In quantitative finance, risk assessment is computer intensive and expensive, and there is a market for cheaper and faster methods, as seen from the large literature on parallelism and GPU implementation of numerical methods for option pricing [[1], [6], [7], [11], [12], [14], [15], [16], [21]].
American contracts are not easy to compute on a parallel computer; even if a large number of them have to be computed at once, an embarrassingly parallel problem, still the cost of the transfer of data makes parallelism at the level of one contract attractive. But the task is not easy, especially when the number of underlying assets is large [[3], [5], [22]], ruling out the PDE approach [[2]]. Furthermore the most popular sequential algorithm is the LeastSquare Monte Carlo (LSMC) method of Longstaff and Schwartz [[19]]. Exploiting parallelism by allocating blocks of Monte Carlo paths to different processors is not convincingly efficient [[7]], because the backward regression is essentially sequential and needs all Monte Carlo paths in the same processor.
In this note, we investigate the parareal method, introduced in [[18]], for the task. An earlier study by Bal and Maday [[4]] has paved the way but it is restricted to Stochastic Differential Equations (SDE) without LSMC. Yet it contains a convergence proof for the twolevel method in the restricted case where the solution is computed exactly at the lowest level [[4]].
This note provides a description of the parareal method for American contracts, a numerical section to assess its performance. The scalar case is investigated. LeastSquare Monte Carlo (LSMC) and parareal time decomposition with two or more levels are used, leading to an efficient parallel implementation. It contains also a convergence argument for the twolevel parareal Monte Carlo method when the time step used for the Euler scheme at each level is appropriate.
Convergence of LSMC for American contracts has been proved by Clément, Lamberton and Protter [[9]]; it is not unreasonable to expect an extension of their estimates for the parareal method, but this note does not contain such a result, only a numerical assessment.
With the usual notations [[17]], consider a probability space , and functions , uniformly Lipschitz continuous in .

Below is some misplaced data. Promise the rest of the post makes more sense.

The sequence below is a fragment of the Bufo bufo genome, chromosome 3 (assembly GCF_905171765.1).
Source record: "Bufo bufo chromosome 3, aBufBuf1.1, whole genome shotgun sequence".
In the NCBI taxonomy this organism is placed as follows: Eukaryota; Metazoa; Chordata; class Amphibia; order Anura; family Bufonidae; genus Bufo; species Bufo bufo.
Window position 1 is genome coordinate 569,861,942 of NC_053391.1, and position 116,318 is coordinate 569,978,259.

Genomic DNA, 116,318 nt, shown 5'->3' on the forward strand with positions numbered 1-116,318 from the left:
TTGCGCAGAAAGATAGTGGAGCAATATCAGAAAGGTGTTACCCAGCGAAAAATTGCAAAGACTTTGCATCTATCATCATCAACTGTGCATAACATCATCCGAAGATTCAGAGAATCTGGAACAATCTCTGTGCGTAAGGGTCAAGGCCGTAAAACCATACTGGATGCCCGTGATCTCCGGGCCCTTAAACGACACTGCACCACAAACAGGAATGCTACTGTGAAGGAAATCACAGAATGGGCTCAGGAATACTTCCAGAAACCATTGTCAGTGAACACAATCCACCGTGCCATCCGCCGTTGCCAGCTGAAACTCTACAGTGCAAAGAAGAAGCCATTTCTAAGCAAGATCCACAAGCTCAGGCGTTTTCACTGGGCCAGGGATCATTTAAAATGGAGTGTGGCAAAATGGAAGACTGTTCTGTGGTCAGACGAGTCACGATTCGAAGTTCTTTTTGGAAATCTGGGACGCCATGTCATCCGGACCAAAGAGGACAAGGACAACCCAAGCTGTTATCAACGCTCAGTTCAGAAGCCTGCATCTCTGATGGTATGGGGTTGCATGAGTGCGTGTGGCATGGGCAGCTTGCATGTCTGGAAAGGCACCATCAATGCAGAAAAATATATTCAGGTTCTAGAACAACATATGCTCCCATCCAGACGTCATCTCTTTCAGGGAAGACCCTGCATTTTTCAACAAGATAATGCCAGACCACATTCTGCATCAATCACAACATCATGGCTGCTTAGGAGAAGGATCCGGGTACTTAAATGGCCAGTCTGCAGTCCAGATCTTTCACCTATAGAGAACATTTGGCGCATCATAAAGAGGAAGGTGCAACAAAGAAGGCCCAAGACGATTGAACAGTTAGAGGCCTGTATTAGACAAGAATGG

Let be a standard Brownian motion on . Let , be a diffusion process, strong solution to the SDE
(1)dXt=b(t,Xt)dt+σ(t,Xt)dWt, X(0)=X0∈R. A (vanilla) European contract on X is defined by its maturity T and its payoff , typically in the case of a put of strike price κ and interest rate r . An American style contract allows the owner to claim the payoff at any time . So a rational strategy to maximize the average profit at time t is to find the valued stopping time solution to the Snell envelope problem:V(t,Xt):=E[e−r(τt−t)f(τt,Xτt)Ft]=Pesssupτ∈TtFE[e−r(τ−t)f(τ,Xτ)Ft] where is the (augmented) filtration of W and denotes the set of valued stopping times. Such an optimal stopping time exists (see [[8], [20]]). We do not specify b , σ or f to stay in a general Optimal Stopping framework. In practice, American style options are replaced by the socalled Bermuda options where the exercise instants are restricted to a time grid , , where ( ). Owing to the Markov property of , the corresponding Snell envelope reads and satisfies a Backward Dynamic Programming recursion on k :(2)V(T,XT)=f(T,XT), V(tk,Xtk)=max{f(tk,Xtk),e−rhE[V(tk+1,Xtk+1)Xtk]}, k=K−1,…,0.
The optimal stopping times (from time ) are given by a similar backward recursion:
(3)τK=T,τk=tk if f(tk,Xtk)>e−rhE[V(tk+1,Xtk+1)Xtk], τk=τk+1 otherwise, k=K−1,…,0. When cannot be simulated at a reasonable computational cost, it can be approximated by the Euler scheme with step h , denoted , which is a simulable Markov chain recursively defined by(4)X¯tk+1h=X¯tkh+b(tk,X¯tkh)h+σ(tk,X¯tkh)ΔWk, X¯0h=X0, k=0,…,K−1, where so that are i.i.d. distributed random variables. From now on we switch to the Euler scheme, its Snell envelope, etc.
In LSMC, for each k , the conditional expectation as a function of , is approximated by its projection on the linear space spanned by the monomials from the values generated by M Monte Carlo paths using ((4)); then each path has its own optimal stopping time at each given by (for the stopping problem starting at k )